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1031 Exchange: Taxable Boot and Partial Exchanges

When performing a 1031 Exchange, most investors plan and hope to defer payment of all capital gains taxes relating to their sale of relinquished property. In order to accomplish such full tax-deferral, the investor/exchangor must purchase replacement property equal or great in value than the relinquished property (net v. net). In addition, the exchangor must use all of the cash proceeds generated from the sale of the relinquished property in purchasing the replacement property. An investor who sells for $500k and pays off a $200k loan at closing will need to purchase a replacement property for at least $500k and use all of the $300k in exchange proceeds in order to receive full tax-deferral.


Fully tax-deferred exchanges are perhaps the best and most popular approach to exchanging, but it is not the only approach. If an exchangor needs some cash from their sale in order to payoff unrelated items, they can choose to receive cash at closing and only pay tax on the cash received. Assuming the cash received is less than the total gain from their sale, the remaining gain will be deferred into the replacement property.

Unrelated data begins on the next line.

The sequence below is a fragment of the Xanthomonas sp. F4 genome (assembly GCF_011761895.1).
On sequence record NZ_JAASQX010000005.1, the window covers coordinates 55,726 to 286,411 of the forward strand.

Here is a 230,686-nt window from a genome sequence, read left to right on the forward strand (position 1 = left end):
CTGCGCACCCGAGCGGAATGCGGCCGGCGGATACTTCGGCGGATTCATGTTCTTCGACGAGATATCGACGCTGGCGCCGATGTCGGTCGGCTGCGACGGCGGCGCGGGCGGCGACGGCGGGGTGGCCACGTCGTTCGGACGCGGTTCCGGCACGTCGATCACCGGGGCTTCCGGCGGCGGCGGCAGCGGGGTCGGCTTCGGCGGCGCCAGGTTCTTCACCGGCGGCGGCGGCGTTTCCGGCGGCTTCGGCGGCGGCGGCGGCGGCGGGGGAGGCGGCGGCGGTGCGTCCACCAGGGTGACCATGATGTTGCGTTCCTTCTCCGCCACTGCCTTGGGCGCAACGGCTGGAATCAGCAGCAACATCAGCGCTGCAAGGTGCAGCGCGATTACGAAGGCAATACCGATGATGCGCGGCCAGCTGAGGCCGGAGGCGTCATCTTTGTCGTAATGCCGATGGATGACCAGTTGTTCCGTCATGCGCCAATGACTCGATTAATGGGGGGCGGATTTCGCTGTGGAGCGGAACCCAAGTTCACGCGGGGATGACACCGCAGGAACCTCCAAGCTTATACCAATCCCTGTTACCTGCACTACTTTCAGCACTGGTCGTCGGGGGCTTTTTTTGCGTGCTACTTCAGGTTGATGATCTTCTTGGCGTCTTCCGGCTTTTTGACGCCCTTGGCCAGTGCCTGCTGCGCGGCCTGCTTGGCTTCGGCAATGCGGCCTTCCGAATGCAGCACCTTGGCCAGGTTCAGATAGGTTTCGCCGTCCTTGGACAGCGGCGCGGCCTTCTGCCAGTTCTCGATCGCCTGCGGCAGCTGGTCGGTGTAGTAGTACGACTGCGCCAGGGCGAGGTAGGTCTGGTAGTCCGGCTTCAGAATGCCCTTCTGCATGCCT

Likewise, if an exchangor finds a replacement property that is slightly less expensive than the relinquished the shortfall difference between the sale price and purchase price will be taxable but the remainder of the gain will be deferred. Receiving cash or trading down in value will result in a partial exchange where some tax is paid and some tax is deferred.


If you are familiar with 1031 Exchange, you probably have heard the term “Boot”. The word boot in the context of an exchange means the portion of the exchange value that is not reinvested or is received as cash. So if an exchangor receives $100k in cash at the close of the relinquished property, they will have received $100k in cash boot that will be taxable. If an exchangor uses all of their cash but buys property that is less expensive, the difference would be known as mortgage boot. Boot will be a taxable gain in all cases and will result in a tax bill unless the exchangor has a loss available to offset the gain created by the boot.


It is true, the best exchanges are the ones in which all taxes are deferred. However, it is important to remember that receiving taxable boot in an exchange does not disqualify the exchange and partial exchanges are available. Exchanging is therefore not an “all or nothing” proposition.

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